Harvard Business School Essays 3 and 4: Choose two of the four following questions (400 word limit each)
a. What would you like the Harvard Business School Admissions Board to know about your undergraduate academic experience?
In this essay it’s best to be positive about your academic experience. Make sure that the focus is on your intellectual development, contribution to the school, or leadership as a student in the academic realm in this essay. While it may be tempting to explain a less than stellar GPA or extracurricular activities, the question is specifically asking about your academic experience and you will want to focus the majority of the essay on that area. Also, don’t stray too much from the academic focus here. An essay about your undergraduate experience that discussed athletics and clubs but skips on academics is simply not answering the question.
b. Discuss how you have engaged with a community or organization.
The operative word in this question is “how” ”“ make sure you are quite specific about what you did and how you were engaged with the community or organization you choose. Try to highlight a leadership role or actions as part of a team rather than a simple membership role.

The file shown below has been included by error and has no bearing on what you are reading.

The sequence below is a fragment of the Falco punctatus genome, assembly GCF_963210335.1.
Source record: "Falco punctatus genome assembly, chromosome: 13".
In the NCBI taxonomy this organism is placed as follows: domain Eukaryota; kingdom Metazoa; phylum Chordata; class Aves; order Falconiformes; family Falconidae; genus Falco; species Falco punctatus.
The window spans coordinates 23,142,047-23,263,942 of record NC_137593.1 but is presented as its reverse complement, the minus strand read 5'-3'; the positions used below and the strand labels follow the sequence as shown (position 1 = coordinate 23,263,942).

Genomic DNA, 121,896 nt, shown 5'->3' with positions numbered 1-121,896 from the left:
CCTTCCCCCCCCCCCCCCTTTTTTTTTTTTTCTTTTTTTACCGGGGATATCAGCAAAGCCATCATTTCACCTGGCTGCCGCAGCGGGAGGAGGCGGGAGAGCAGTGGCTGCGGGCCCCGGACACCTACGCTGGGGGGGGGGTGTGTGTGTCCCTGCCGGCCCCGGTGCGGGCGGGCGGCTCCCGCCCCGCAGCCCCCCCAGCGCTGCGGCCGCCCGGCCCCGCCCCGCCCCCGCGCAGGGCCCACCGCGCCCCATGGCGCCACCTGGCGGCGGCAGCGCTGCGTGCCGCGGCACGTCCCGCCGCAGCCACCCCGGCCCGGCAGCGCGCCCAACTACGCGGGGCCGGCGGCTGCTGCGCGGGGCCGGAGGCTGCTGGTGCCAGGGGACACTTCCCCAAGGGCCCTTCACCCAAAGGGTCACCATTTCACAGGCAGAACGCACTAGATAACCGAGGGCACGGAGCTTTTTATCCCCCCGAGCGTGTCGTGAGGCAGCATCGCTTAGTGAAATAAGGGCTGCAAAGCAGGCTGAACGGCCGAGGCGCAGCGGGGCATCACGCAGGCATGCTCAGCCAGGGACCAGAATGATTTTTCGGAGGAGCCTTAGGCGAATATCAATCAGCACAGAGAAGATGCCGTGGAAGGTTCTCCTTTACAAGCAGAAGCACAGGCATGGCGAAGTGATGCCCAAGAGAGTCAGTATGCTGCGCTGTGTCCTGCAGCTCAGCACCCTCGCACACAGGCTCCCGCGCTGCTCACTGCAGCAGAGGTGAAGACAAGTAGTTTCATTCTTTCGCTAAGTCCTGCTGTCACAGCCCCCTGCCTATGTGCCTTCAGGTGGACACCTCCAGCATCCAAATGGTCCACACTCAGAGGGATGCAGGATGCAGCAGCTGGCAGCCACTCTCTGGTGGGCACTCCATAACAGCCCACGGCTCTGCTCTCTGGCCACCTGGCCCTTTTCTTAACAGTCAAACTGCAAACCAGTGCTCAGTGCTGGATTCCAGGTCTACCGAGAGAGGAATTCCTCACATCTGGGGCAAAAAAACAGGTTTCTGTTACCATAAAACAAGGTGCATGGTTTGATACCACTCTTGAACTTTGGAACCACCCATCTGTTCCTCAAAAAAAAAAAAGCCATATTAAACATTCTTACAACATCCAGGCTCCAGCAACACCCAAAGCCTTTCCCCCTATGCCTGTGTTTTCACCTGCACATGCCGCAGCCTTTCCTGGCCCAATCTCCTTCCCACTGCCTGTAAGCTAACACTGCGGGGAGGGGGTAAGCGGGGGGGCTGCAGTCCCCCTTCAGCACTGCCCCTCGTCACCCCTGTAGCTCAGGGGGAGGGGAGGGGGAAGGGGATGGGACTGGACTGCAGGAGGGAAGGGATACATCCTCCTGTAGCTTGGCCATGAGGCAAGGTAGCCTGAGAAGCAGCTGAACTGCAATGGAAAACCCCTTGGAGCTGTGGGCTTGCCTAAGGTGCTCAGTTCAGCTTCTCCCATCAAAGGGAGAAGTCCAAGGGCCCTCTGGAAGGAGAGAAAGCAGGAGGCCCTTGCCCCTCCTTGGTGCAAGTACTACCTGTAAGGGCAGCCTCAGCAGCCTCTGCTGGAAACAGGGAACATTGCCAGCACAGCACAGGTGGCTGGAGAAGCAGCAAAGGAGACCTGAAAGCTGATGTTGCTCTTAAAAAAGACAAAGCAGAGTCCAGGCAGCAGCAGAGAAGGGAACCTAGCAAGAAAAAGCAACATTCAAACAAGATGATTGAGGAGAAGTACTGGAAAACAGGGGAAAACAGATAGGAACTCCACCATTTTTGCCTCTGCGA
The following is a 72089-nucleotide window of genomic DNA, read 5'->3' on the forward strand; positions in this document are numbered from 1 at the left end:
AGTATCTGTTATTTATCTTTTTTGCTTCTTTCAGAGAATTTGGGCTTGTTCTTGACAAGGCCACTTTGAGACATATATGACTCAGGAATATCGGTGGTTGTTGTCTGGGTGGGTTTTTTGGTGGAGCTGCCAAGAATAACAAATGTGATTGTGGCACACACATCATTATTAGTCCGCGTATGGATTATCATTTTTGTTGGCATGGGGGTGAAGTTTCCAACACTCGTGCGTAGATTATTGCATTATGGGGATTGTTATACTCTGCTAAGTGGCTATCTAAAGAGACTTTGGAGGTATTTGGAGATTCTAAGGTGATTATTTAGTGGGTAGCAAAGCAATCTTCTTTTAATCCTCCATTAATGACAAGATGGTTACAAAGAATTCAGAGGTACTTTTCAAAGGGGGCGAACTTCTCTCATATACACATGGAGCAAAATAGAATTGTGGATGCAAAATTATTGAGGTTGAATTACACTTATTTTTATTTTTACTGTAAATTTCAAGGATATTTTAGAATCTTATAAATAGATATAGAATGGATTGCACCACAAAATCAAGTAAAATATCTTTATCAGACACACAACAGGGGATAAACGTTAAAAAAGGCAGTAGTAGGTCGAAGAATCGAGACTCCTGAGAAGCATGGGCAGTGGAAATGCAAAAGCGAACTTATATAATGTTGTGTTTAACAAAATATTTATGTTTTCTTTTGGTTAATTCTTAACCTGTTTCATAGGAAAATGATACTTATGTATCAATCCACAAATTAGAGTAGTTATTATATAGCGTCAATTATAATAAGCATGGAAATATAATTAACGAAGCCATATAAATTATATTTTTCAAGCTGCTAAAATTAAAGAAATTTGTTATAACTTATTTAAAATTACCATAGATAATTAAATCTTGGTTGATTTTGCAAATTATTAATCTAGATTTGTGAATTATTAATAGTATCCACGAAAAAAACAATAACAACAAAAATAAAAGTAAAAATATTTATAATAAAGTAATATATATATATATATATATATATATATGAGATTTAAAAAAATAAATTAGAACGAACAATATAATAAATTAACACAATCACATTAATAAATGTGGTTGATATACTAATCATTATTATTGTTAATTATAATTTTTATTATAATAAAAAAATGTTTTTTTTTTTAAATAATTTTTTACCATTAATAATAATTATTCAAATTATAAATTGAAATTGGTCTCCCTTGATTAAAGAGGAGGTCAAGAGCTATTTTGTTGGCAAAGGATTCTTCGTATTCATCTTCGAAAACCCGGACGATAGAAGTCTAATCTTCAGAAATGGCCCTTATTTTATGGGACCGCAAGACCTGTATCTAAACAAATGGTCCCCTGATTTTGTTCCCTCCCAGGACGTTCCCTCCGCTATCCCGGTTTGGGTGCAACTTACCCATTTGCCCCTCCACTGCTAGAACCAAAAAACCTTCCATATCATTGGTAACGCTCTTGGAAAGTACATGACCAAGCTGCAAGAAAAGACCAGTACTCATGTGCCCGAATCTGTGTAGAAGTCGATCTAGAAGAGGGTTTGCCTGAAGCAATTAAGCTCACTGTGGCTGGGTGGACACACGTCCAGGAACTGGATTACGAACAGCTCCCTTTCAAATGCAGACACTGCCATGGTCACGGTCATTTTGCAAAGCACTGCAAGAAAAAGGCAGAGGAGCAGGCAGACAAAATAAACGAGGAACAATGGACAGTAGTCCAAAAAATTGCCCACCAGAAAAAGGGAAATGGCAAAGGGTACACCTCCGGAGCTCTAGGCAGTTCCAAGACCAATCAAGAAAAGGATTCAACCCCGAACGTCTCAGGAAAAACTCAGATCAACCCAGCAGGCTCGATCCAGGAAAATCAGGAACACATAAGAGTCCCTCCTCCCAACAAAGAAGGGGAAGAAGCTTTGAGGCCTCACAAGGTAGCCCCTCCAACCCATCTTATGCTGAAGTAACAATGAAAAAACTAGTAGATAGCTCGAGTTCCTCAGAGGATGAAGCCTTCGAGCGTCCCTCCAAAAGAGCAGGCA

c. What area of the world are you most curious about and why?
This is a great open ended question that will allow you to demonstrate your global perspective, even if you don’t have global experience. You will want to cite specific examples to illustrate both your curiosity about the area and why. Is there a theme across your background in community involvement and work that naturally leads to an interest in one particular region? Try to delve deeper than an interest in China because of the economic opportunities, and delve into the aspects of the area that are particularly meaningful in your life.
d. What is your career vision and why is this choice meaningful to you?
It is telling that Harvard Business School does not require an answer to this question. While Harvard Business School is less focused on hearing about your goals and aspirations for a career after business school than other programs, this is a great essay to discuss what your dreams are. If you are a non-traditional or career changing applicant this would be a good choice as one of your optional essays, as you will be able to lay out your vision for a career if it is less than obvious from your prior experience. Pay close attention to the “career vision” part of the question ”“ this indicates a long term passion in the career realm, not a goal to become a McKinsey consultant right after graduation. Also do not neglect the discussion of why this career vision is meaningful to you. This could include past experiences, your background, or personal history.